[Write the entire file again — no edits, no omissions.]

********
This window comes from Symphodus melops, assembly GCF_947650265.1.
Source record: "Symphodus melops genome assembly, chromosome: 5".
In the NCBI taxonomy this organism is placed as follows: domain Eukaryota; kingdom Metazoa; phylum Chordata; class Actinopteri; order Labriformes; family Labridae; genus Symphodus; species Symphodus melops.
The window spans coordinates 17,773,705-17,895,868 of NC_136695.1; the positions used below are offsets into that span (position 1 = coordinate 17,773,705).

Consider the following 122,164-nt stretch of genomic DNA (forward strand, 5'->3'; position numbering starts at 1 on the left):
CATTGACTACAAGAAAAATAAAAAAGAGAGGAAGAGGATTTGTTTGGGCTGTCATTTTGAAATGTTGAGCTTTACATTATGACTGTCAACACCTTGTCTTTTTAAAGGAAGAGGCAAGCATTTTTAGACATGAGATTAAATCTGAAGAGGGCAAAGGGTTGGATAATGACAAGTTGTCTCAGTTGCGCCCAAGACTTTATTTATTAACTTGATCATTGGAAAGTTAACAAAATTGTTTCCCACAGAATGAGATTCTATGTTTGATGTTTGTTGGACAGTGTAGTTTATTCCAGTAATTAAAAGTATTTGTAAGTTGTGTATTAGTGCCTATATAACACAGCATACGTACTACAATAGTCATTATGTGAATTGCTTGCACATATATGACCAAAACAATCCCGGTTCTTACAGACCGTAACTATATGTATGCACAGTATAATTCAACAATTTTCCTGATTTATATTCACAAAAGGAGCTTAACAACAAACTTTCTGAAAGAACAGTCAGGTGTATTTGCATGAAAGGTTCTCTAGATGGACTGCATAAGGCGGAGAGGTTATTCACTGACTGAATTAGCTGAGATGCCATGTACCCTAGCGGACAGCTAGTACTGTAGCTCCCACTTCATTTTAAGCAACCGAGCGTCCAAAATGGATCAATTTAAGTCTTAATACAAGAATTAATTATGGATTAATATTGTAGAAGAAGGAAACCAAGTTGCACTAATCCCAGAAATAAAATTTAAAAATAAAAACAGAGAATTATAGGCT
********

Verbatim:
This window comes from Symphodus melops, assembly GCF_947650265.1.
Source record: "Symphodus melops genome assembly, chromosome: 5".
In the NCBI taxonomy this organism is placed as follows: domain Eukaryota; kingdom Metazoa; phylum Chordata; class Actinopteri; order Labriformes; family Labridae; genus Symphodus; species Symphodus melops.
The window spans coordinates 17,773,705-17,895,868 of NC_136695.1; the positions used below are offsets into that span (position 1 = coordinate 17,773,705).

Consider the following 122,164-nt stretch of genomic DNA (forward strand, 5'->3'; position numbering starts at 1 on the left):
CATTGACTACAAGAAAAATAAAAAAGAGAGGAAGAGGATTTGTTTGGGCTGTCATTTTGAAATGTTGAGCTTTACATTATGACTGTCAACACCTTGTCTTTTTAAAGGAAGAGGCAAGCATTTTTAGACATGAGATTAAATCTGAAGAGGGCAAAGGGTTGGATAATGACAAGTTGTCTCAGTTGCGCCCAAGACTTTATTTATTAACTTGATCATTGGAAAGTTAACAAAATTGTTTCCCACAGAATGAGATTCTATGTTTGATGTTTGTTGGACAGTGTAGTTTATTCCAGTAATTAAAAGTATTTGTAAGTTGTGTATTAGTGCCTATATAACACAGCATACGTACTACAATAGTCATTATGTGAATTGCTTGCACATATATGACCAAAACAATCCCGGTTCTTACAGACCGTAACTATATGTATGCACAGTATAATTCAACAATTTTCCTGATTTATATTCACAAAAGGAGCTTAACAACAAACTTTCTGAAAGAACAGTCAGGTGTATTTGCATGAAAGGTTCTCTAGATGGACTGCATAAGGCGGAGAGGTTATTCACTGACTGAATTAGCTGAGATGCCATGTACCCTAGCGGACAGCTAGTACTGTAGCTCCCACTTCATTTTAAGCAACCGAGCGTCCAAAATGGATCAATTTAAGTCTTAATACAAGAATTAATTATGGATTAATATTGTAGAAGAAGGAAACCAAGTTGCACTAATCCCAGAAATAAAATTTAAAAATAAAAACAGAGAATTATAGGCT